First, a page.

England in the wave of migration that followed the Norman Conquest of 1066. The Ofield family lived in Oldfield, Cheshire. This is a topographical name whose derivation is just as it looks. The original bearer of the name Oldfield would have been distinguished by residence near to an old field. Individual cases of the name may also spring from residence in a place which bears the name Oldfield for the same reasons as above.
Early Origins of the Ofield family
Cheshire where "Guy de Provence, who came to this country [England] in the suite of Eleanor, on her marriage to King Henry III in 1236, married Alice, sister of Sir Patrick de Hartwell, and with her obtained the manor and lands of Oldfield, co. Chester. Their grandson, Richard, was the first who assumed the name De Oldfield." CITATION[CLOSE]
Lowe, Mark Anthony, Patronymica Britannica, A Dictionary of Family Names of the United Kingdom. London: John Russel Smith, 1860. Print. Today, the hamlet of Oldfield is part of Gayton, a village in Wirral, Merseyside.
Early History of the Ofield family
Another 199 words (14 lines of text) covering the years 1236, 1552, 1585, 1929, 1595, 1644, 1624, 1644, 1623, 1664, 1645, 1683 and 1730 are included under the topic Early Ofield History in all our PDF Extended History products and printed products wherever possible.
Ofield Spelling Variations
Spelling variations in names were a common occurrence in the eras before English spelling was standardized a few hundred years ago. In the Middle Ages, even the literate regularly changed the spellings of their names as the English language incorporated elements of French, Latin, and other European languages. Many variations of the name Ofield have been found, including Oldfield, Oldefield, Oldfeild and others.
Early Notables of the Ofield family (pre 1700)
Gloucestershire, imprisoned and tortured in the Tower of London, beatified in 1929; Sir Samuel Owfield (1595-1644), an English politician...
Another 48 words (3 lines of text) are included under the topic Early Ofield Notables in all our PDF Extended History products and printed products wherever possible.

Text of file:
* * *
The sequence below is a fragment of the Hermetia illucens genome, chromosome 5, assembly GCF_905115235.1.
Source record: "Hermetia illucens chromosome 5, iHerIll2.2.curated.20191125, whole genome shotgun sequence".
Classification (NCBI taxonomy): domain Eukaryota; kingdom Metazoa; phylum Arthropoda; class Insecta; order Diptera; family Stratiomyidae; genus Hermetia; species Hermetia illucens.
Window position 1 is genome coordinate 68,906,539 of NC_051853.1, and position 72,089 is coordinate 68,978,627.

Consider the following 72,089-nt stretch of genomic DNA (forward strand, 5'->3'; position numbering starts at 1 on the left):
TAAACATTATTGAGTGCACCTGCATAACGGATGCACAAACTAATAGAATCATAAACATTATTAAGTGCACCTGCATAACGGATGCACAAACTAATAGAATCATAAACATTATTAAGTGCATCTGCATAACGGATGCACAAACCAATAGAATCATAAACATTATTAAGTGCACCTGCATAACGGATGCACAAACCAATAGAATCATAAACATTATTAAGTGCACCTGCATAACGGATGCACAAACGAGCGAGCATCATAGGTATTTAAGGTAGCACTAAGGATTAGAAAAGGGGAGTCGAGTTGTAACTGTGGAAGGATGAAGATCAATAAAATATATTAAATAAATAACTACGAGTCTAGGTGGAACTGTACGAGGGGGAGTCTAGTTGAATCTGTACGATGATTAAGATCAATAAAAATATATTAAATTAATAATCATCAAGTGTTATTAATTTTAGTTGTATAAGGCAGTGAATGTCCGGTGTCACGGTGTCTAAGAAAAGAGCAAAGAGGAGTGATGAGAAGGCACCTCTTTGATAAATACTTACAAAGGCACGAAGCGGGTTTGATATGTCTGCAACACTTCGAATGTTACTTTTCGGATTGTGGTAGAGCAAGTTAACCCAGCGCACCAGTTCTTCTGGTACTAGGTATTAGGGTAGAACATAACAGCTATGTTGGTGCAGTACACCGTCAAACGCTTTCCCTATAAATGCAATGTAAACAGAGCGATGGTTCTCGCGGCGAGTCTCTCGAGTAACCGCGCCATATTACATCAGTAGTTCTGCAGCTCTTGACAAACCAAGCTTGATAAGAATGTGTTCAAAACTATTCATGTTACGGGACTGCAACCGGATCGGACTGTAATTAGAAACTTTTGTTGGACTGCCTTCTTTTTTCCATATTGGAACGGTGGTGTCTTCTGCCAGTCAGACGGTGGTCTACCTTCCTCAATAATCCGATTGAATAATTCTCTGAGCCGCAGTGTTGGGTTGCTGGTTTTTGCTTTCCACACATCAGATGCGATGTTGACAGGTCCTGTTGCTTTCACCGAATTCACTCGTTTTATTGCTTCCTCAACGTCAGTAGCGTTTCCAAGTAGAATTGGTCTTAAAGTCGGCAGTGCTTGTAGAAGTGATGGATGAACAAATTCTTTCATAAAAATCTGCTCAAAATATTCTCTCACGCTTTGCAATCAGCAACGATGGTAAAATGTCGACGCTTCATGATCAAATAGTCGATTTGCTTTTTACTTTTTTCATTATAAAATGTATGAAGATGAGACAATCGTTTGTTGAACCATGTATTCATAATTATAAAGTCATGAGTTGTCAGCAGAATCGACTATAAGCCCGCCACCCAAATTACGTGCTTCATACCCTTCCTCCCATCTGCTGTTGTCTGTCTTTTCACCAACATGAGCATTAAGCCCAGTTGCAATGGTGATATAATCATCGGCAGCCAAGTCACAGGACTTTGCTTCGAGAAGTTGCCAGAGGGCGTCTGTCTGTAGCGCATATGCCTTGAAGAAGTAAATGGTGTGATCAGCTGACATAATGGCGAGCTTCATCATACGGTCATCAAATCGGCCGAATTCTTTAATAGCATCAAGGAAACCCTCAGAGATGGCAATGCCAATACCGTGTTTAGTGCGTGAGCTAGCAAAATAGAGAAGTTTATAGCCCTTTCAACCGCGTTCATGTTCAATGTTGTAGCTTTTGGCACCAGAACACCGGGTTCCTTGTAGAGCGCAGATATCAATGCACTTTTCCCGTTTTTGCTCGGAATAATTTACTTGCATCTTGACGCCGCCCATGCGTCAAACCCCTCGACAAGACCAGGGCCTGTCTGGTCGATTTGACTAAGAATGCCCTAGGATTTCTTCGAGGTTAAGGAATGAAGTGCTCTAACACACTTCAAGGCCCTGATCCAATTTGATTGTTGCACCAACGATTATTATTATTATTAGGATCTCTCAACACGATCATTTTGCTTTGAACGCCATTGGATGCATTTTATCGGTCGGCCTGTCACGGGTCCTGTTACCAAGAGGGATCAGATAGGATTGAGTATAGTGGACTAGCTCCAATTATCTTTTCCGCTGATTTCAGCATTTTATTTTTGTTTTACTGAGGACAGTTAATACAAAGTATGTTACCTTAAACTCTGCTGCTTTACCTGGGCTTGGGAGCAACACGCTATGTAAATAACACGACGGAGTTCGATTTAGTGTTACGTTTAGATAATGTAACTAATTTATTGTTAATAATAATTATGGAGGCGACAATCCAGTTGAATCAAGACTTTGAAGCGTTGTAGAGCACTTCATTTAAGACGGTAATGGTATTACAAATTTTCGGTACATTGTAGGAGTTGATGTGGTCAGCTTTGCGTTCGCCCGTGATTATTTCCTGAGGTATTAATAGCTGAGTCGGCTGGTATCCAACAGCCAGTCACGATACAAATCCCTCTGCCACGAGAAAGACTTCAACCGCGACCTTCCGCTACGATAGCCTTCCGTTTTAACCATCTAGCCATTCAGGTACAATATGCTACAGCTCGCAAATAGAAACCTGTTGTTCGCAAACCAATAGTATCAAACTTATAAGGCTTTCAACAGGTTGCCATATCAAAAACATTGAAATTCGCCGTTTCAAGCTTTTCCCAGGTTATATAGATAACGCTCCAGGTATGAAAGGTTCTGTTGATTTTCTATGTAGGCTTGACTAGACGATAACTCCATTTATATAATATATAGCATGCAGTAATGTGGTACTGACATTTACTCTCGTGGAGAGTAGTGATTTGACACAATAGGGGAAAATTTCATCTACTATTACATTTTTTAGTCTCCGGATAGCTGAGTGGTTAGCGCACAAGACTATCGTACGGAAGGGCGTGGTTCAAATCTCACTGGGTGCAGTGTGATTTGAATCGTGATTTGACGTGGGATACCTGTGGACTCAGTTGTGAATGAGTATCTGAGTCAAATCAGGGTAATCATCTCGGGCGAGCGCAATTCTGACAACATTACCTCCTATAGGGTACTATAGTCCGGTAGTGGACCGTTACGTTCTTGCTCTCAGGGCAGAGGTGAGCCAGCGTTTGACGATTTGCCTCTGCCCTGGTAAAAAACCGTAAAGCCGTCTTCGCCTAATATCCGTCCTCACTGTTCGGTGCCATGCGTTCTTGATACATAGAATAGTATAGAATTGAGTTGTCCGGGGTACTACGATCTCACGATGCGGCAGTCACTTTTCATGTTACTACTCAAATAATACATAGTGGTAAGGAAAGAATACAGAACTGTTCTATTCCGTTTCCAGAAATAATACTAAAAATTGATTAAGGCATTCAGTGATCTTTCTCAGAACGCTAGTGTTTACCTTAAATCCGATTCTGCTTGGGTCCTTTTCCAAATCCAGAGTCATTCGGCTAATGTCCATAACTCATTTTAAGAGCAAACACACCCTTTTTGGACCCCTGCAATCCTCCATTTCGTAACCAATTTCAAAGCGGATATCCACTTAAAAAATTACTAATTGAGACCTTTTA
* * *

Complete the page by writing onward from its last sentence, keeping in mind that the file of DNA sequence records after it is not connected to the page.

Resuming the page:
Migration of the Ofield family to the New World and Oceana
For many English families, the social climate in England was oppressive and lacked opportunity for change. For such families, the shores of Ireland, Australia, and the New World beckoned. They left their homeland at great expense in ships that were overcrowded and full of disease. Many arrived after the long voyage sick, starving, and without a penny. But even those were greeted with greater opportunity than they could have experienced back home. Numerous English settlers who arrived in the United States and Canada at this time went on to make important contributions to the developing cultures of those countries. Many of those families went on to make significant contributions to the rapidly developing colonies in which they settled. Early North American records indicate many people bearing the name Ofield were among those contributors:
Ofield Settlers in United States in the 17th Century
The Ofield Motto
The motto was originally a war cry or slogan. Mottoes first began to be shown with arms in the 14th and 15th centuries, but were not in general use until the 17th century. Thus the oldest coats of arms generally do not include a motto. Mottoes seldom form part of the grant of arms: Under most heraldic authorities, a motto is an optional component of the coat of arms, and can be added to or changed at will; many families have chosen not to display a motto.
Motto: In cruce vincam
Motto Translation: I shall conquer in the cross.
Ofield Family Crest Products